Computers, Privacy & the Constitution

Is the Storing of Metadata by the United States Government a Search in Violation of the 4th Amendment?

-- By DavidHammond - 02 Mar 2017


What if I had a magic ball that sucked up every spoken conversation, written correspondence or activity anyone ever engaged in? What if my magic ball had unlimited storage capacity and an ability to quickly sift through the information to tell me anything I wanted to know? What if the magic ball were in the hands of the government?

Existing normative frameworks and Constitutional jurisprudence are generally applicable to every dimension of the cyber domain.

The challenge for policymakers is the application of existing frameworks to cyber and articulating principles that government agents can use to determine their scope of authority while protecting US networks and critical infrastructure. The same is true for the intentional or incidental collection of information regarding a US person. Indeed there is a distinction between citizen and non-citizen in relation to the rights afforded to them. Generally, the Constitutional protections apply to citizens and places under US control. Difficulty arises when there is conflation between citizen and non-citizen or uncertainty about whether US control exists.

US Metadata Policy

Edward Snowden showed that the United States systematically maintained information concerning US persons. US intelligence analysts defended the collection by saying it was incidental to their duties. To better understand the paradigm government cyber operators work in it is necessary to divide cyber activity into three frameworks:

1. criminal (lawlessness, typically attributed to individuals) 2. acts of war (attacks, typically attributed to a nation-state) 3. or espionage (criminal, but generally accepted international activity that does not modify electronic data but does look at it)

The Federal Bureau of Investigations focusses on the first framework, while the national security apparatus is authorized to focus on the latter two frameworks, balancing “need for security and preserving those freedoms that make us who we are." (President Obama, May 23, 2013;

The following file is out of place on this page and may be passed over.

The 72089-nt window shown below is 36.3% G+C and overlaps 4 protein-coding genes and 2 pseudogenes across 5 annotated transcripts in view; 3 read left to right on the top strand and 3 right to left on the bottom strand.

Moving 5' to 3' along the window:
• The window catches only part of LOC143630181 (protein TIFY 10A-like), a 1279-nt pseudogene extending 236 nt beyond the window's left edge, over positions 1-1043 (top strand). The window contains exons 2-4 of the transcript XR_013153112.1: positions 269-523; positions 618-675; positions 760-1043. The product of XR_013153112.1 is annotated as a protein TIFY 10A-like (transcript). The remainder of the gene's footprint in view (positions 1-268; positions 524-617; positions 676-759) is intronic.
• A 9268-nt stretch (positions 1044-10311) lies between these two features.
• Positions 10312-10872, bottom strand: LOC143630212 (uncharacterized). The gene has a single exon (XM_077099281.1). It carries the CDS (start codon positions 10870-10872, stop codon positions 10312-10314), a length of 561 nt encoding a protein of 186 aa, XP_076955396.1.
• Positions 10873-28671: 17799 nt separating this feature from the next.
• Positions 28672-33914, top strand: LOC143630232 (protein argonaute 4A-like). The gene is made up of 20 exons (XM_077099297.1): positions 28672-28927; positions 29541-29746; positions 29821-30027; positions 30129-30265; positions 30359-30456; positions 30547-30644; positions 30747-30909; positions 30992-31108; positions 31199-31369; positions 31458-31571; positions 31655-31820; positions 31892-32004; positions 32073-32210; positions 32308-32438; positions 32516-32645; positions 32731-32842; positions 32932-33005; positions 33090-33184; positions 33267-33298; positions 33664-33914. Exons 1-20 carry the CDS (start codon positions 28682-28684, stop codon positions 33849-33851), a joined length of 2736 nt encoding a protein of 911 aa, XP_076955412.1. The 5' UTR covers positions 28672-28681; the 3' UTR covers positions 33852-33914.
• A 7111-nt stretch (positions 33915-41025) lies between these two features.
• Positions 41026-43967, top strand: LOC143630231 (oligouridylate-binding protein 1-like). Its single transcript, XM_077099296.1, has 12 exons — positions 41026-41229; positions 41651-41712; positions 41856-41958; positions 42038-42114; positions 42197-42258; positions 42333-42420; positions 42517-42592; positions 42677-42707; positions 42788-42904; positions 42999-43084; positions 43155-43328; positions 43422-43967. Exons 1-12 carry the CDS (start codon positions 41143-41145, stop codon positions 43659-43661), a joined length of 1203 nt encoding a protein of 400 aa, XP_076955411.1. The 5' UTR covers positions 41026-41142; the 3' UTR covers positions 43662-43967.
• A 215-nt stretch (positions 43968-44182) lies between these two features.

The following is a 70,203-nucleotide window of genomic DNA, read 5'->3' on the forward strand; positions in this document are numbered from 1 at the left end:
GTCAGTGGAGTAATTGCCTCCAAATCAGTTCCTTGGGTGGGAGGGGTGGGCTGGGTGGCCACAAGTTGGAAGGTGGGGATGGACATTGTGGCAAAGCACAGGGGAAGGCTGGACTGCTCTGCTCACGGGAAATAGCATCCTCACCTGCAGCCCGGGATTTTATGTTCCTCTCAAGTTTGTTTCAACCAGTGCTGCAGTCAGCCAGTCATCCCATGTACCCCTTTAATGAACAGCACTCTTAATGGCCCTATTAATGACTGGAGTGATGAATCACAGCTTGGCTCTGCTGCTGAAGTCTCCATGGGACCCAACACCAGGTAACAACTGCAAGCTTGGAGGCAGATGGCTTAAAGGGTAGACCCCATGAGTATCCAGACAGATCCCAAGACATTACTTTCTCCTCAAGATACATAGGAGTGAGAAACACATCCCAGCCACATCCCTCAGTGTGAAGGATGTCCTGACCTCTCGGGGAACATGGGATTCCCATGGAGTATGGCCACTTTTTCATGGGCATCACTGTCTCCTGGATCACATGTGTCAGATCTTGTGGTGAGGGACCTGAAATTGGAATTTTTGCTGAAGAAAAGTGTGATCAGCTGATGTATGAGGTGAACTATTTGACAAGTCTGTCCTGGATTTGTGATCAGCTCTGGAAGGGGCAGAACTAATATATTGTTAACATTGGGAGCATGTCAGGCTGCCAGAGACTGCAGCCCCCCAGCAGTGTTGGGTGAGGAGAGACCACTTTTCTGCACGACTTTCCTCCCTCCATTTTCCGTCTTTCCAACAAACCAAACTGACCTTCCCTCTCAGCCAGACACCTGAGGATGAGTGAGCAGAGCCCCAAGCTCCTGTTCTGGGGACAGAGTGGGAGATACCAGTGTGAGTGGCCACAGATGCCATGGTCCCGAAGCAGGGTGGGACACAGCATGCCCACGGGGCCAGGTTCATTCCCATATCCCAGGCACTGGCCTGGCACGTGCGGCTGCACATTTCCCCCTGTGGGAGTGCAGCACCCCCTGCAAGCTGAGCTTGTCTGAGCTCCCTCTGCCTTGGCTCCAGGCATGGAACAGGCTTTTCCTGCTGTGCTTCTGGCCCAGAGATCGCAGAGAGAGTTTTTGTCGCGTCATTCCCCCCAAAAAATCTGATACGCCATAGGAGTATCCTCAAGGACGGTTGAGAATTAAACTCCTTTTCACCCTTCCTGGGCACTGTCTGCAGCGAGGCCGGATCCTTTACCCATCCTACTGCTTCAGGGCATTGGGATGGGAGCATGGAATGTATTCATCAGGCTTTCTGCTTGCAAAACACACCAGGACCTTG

However, according to Snowden, active espionage targeting foreign citizens was being conducted by the National Security Agency (NSA). In the collection of foreign records, incidental collection of US citizens occurred. Snowden also revealed that the content of the communication was able to be accessed by NSA. This information collectively is referred to as metadata.

Snowden Aftermath

In the aftermath of the Snowden leaks, the US government put additional controls on the maintenance of metadata, specifically as it related to US citizens. For example, US telecommunication companies would be required to maintain the data and only turn it over to the government if there was a warrant. This directly took some of the metadata out of governmental hands and underscored the importance of particularity in search warrants. In the digital age, protection of individual autonomy hinges on how metadata is used. As described above, this question is partly answered by policymakers, putting regulatory safeguards within the intelligence system to ensure personal information is not being improperly used. The other part should be answered by the Supreme Court.